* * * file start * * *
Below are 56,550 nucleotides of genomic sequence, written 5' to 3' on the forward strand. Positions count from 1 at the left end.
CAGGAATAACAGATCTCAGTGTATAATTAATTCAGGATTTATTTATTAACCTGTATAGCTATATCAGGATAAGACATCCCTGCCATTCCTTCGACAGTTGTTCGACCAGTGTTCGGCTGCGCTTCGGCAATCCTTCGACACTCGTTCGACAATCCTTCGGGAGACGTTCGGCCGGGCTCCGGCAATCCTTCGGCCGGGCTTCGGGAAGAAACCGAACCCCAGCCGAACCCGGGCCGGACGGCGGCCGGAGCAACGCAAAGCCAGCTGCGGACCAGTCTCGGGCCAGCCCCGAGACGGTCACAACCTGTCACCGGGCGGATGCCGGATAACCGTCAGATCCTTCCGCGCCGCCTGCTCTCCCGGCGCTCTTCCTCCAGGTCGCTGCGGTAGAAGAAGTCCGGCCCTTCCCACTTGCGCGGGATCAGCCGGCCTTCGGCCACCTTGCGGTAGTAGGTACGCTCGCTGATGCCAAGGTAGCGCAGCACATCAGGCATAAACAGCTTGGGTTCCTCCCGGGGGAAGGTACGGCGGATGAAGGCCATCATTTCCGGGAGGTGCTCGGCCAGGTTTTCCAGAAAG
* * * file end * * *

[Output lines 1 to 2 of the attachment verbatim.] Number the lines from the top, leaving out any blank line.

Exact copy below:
Below are 56,550 nucleotides of genomic sequence, written 5' to 3' on the forward strand. Positions count from 1 at the left end.
CAGGAATAACAGATCTCAGTGTATAATTAATTCAGGATTTATTTATTAACCTGTATAGCTATATCAGGATAAGACATCCCTGCCATTCCTTCGACAGTTGTTCGACCAGTGTTCGGCTGCGCTTCGGCAATCCTTCGACACTCGTTCGACAATCCTTCGGGAGACGTTCGGCCGGGCTCCGGCAATCCTTCGGCCGGGCTTCGGGAAGAAACCGAACCCCAGCCGAACCCGGGCCGGACGGCGGCCGGAGCAACGCAAAGCCAGCTGCGGACCAGTCTCGGGCCAGCCCCGAGACGGTCACAACCTGTCACCGGGCGGATGCCGGATAACCGTCAGATCCTTCCGCGCCGCCTGCTCTCCCGGCGCTCTTCCTCCAGGTCGCTGCGGTAGAAGAAGTCCGGCCCTTCCCACTTGCGCGGGATCAGCCGGCCTTCGGCCACCTTGCGGTAGTAGGTACGCTCGCTGATGCCAAGGTAGCGCAGCACATCAGGCATAAACAGCTTGGGTTCCTCCCGGGGGAAGGTACGGCGGATGAAGGCCATCATTTCCGGGAGGTGCTCGGCCAGGTTTTCCAGAAAG